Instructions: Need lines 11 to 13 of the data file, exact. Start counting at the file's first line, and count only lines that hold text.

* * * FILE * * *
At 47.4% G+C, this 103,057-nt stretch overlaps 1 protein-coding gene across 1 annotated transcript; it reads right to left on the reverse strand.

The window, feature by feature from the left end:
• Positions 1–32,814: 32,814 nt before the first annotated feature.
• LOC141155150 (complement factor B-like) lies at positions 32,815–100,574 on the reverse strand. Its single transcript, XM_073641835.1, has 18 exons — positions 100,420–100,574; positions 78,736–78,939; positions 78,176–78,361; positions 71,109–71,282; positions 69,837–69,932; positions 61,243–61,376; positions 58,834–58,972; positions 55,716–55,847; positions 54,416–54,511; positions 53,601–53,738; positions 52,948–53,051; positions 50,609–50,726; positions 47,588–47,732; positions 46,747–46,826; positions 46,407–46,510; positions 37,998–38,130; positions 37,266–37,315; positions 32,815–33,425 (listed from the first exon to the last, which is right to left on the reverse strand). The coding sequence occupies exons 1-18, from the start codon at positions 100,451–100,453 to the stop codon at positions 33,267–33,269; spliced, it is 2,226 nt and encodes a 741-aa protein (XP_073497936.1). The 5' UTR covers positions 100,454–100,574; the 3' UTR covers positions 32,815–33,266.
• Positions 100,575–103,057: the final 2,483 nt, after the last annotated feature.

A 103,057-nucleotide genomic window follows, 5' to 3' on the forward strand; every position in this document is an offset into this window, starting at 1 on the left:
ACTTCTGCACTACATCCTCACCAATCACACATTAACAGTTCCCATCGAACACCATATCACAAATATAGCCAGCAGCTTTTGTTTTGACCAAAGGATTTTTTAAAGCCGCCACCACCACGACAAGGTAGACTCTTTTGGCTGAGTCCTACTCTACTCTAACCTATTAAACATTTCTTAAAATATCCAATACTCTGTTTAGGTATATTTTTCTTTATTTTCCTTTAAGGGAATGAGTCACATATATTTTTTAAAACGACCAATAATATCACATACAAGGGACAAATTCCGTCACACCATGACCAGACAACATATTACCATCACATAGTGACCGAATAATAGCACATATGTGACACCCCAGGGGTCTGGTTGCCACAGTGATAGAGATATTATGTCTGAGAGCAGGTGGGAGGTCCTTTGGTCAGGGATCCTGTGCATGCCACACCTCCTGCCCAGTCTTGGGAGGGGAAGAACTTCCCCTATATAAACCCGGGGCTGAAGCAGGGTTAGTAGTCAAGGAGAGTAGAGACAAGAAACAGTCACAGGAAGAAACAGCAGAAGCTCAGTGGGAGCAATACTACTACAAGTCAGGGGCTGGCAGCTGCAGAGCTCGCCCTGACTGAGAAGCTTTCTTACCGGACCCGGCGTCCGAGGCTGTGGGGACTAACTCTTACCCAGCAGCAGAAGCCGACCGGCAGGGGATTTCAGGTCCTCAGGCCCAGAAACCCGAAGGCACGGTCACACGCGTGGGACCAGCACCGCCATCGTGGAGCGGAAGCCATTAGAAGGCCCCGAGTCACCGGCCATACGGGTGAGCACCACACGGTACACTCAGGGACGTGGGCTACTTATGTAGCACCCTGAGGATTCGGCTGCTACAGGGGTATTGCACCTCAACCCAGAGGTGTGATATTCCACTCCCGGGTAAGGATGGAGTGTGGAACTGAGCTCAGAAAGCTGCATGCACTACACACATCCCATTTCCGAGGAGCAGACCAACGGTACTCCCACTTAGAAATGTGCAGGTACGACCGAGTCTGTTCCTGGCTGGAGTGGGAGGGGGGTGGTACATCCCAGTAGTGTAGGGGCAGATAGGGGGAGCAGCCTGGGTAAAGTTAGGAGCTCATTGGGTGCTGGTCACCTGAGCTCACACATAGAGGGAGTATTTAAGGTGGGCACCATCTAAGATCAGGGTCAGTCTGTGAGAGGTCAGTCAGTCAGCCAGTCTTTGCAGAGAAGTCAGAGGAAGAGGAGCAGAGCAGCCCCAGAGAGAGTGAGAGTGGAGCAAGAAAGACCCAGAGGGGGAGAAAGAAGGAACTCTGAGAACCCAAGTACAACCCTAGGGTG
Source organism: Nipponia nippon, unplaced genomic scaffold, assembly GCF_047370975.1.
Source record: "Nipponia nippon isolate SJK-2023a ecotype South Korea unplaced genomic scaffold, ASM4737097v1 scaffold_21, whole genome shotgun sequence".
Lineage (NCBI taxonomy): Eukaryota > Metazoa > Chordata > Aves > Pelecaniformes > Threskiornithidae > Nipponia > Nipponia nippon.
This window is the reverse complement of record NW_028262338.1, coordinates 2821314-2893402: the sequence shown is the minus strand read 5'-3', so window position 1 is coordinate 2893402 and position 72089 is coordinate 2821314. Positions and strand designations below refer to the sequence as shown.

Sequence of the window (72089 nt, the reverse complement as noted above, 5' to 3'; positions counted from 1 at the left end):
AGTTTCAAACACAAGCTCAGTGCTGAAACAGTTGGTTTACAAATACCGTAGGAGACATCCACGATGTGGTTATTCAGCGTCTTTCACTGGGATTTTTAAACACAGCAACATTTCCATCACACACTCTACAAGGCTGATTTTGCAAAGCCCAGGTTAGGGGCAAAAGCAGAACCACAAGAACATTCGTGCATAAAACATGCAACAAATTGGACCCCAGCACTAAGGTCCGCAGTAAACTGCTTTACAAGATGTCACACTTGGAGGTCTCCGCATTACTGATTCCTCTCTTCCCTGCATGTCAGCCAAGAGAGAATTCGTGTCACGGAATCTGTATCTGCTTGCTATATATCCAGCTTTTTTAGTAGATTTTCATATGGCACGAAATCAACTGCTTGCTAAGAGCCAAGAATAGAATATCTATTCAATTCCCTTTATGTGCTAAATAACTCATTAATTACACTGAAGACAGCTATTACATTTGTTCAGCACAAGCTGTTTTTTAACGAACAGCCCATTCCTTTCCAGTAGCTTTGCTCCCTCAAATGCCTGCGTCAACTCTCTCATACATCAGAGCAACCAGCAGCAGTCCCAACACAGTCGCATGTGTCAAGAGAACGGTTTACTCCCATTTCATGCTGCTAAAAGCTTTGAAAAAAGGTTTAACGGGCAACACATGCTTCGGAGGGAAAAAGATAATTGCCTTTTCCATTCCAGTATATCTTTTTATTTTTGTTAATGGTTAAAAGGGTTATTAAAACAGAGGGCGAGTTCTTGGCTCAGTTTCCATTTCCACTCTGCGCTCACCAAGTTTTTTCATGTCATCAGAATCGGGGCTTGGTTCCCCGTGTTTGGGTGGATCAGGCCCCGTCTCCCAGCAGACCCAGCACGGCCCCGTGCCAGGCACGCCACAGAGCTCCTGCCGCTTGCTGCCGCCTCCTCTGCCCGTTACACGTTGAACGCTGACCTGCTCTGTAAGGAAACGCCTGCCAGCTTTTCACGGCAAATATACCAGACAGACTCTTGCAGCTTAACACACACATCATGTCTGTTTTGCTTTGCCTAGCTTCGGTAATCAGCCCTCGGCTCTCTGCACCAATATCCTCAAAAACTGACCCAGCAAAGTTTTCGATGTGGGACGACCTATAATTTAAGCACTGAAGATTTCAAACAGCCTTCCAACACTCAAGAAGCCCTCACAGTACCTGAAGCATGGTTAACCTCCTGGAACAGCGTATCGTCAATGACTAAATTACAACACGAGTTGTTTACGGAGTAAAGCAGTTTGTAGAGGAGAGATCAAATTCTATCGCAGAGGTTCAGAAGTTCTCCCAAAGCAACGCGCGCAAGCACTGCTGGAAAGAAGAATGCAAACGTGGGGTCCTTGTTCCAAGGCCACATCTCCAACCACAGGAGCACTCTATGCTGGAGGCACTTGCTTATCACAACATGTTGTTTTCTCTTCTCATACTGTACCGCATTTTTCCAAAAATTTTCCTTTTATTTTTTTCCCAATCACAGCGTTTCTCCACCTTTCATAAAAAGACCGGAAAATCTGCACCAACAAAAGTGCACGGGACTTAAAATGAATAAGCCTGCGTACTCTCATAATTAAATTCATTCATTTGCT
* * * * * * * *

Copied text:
This window is the reverse complement of record NW_028262338.1, coordinates 2821314-2893402: the sequence shown is the minus strand read 5'-3', so window position 1 is coordinate 2893402 and position 72089 is coordinate 2821314. Positions and strand designations below refer to the sequence as shown.

Sequence of the window (72089 nt, the reverse complement as noted above, 5' to 3'; positions counted from 1 at the left end):
AGTTTCAAACACAAGCTCAGTGCTGAAACAGTTGGTTTACAAATACCGTAGGAGACATCCACGATGTGGTTATTCAGCGTCTTTCACTGGGATTTTTAAACACAGCAACATTTCCATCACACACTCTACAAGGCTGATTTTGCAAAGCCCAGGTTAGGGGCAAAAGCAGAACCACAAGAACATTCGTGCATAAAACATGCAACAAATTGGACCCCAGCACTAAGGTCCGCAGTAAACTGCTTTACAAGATGTCACACTTGGAGGTCTCCGCATTACTGATTCCTCTCTTCCCTGCATGTCAGCCAAGAGAGAATTCGTGTCACGGAATCTGTATCTGCTTGCTATATATCCAGCTTTTTTAGTAGATTTTCATATGGCACGAAATCAACTGCTTGCTAAGAGCCAAGAATAGAATATCTATTCAATTCCCTTTATGTGCTAAATAACTCATTAATTACACTGAAGACAGCTATTACATTTGTTCAGCACAAGCTGTTTTTTAACGAACAGCCCATTCCTTTCCAGTAGCTTTGCTCCCTCAAATGCCTGCGTCAACTCTCTCATACATCAGAGCAACCAGCAGCAGTCCCAACACAGTCGCATGTGTCAAGAGAACGGTTTACTCCCATTTCATGCTGCTAAAAGCTTTGAAAAAAGGTTTAACGGGCAACACATGCTTCGGAGGGAAAAAGATAATTGCCTTTTCCATTCCAGTATATCTTTTTATTTTTGTTAATGGTTAAAAGGGTTATTAAAACAGAGGGCGAGTTCTTGGCTCAGTTTCCATTTCCACTCTGCGCTCACCAAGTTTTTTCATGTCATCAGAATCGGGGCTTGGTTCCCCGTGTTTGGGTGGATCAGGCCCCGTCTCCCAGCAGACCCAGCACGGCCCCGTGCCAGGCACGCCACAGAGCTCCTGCCGCTTGCTGCCGCCTCCTCTGCCCGTTACACGTTGAACGCTGACCTGCTCTGTAAGGAAACGCCTGCCAGCTTTTCACGGCAAATATACCAGACAGACTCTTGCAGCTTAACACACACATCATGTCTGTTTTGCTTTGCCTAGCTTCGGTAATCAGCCCTCGGCTCTCTGCACCAATATCCTCAAAAACTGACCCAGCAAAGTTTTCGATGTGGGACGACCTATAATTTAAGCACTGAAGATTTCAAACAGCCTTCCAACACTCAAGAAGCCCTCACAGTACCTGAAGCATGGTTAACCTCCTGGAACAGCGTATCGTCAATGACTAAATTACAACACGAGTTGTTTACGGAGTAAAGCAGTTTGTAGAGGAGAGATCAAATTCTATCGCAGAGGTTCAGAAGTTCTCCCAAAGCAACGCGCGCAAGCACTGCTGGAAAGAAGAATGCAAACGTGGGGTCCTTGTTCCAAGGCCACATCTCCAACCACAGGAGCACTCTATGCTGGAGGCACTTGCTTATCACAACATGTTGTTTTCTCTTCTCATACTGTACCGCATTTTTCCAAAAATTTTCCTTTTATTTTTTTCCCAATCACAGCGTTTCTCCACCTTTCATAAAAAGACCGGAAAATCTGCACCAACAAAAGTGCACGGGACTTAAAATGAATAAGCCTGCGTACTCTCATAATTAAATTCATTCATTTGCT